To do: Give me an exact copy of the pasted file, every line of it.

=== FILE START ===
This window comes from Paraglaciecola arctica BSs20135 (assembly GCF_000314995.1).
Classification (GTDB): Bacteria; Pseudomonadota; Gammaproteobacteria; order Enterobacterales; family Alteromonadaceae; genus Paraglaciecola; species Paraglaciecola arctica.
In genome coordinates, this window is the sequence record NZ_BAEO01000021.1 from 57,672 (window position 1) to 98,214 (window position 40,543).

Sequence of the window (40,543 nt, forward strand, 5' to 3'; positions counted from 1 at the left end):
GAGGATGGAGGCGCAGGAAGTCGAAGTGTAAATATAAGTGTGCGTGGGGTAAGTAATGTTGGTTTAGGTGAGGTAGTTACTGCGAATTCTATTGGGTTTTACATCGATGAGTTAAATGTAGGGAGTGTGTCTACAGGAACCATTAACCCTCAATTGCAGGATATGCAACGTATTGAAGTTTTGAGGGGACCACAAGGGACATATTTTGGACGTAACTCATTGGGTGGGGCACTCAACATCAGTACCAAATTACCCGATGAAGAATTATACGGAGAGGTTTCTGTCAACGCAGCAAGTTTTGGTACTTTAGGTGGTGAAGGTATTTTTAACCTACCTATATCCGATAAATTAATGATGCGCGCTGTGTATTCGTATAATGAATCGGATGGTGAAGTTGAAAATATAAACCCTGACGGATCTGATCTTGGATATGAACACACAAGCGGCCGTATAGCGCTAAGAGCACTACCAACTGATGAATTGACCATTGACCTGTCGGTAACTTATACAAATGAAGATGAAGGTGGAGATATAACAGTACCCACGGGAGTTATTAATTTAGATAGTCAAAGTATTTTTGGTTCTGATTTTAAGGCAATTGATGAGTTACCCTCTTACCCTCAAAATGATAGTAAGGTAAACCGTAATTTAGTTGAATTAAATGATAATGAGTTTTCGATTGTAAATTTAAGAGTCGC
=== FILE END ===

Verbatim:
This window comes from Paraglaciecola arctica BSs20135 (assembly GCF_000314995.1).
Classification (GTDB): Bacteria; Pseudomonadota; Gammaproteobacteria; order Enterobacterales; family Alteromonadaceae; genus Paraglaciecola; species Paraglaciecola arctica.
In genome coordinates, this window is the sequence record NZ_BAEO01000021.1 from 57,672 (window position 1) to 98,214 (window position 40,543).

Sequence of the window (40,543 nt, forward strand, 5' to 3'; positions counted from 1 at the left end):
GAGGATGGAGGCGCAGGAAGTCGAAGTGTAAATATAAGTGTGCGTGGGGTAAGTAATGTTGGTTTAGGTGAGGTAGTTACTGCGAATTCTATTGGGTTTTACATCGATGAGTTAAATGTAGGGAGTGTGTCTACAGGAACCATTAACCCTCAATTGCAGGATATGCAACGTATTGAAGTTTTGAGGGGACCACAAGGGACATATTTTGGACGTAACTCATTGGGTGGGGCACTCAACATCAGTACCAAATTACCCGATGAAGAATTATACGGAGAGGTTTCTGTCAACGCAGCAAGTTTTGGTACTTTAGGTGGTGAAGGTATTTTTAACCTACCTATATCCGATAAATTAATGATGCGCGCTGTGTATTCGTATAATGAATCGGATGGTGAAGTTGAAAATATAAACCCTGACGGATCTGATCTTGGATATGAACACACAAGCGGCCGTATAGCGCTAAGAGCACTACCAACTGATGAATTGACCATTGACCTGTCGGTAACTTATACAAATGAAGATGAAGGTGGAGATATAACAGTACCCACGGGAGTTATTAATTTAGATAGTCAAAGTATTTTTGGTTCTGATTTTAAGGCAATTGATGAGTTACCCTCTTACCCTCAAAATGATAGTAAGGTAAACCGTAATTTAGTTGAATTAAATGATAATGAGTTTTCGATTGTAAATTTAAGAGTCGC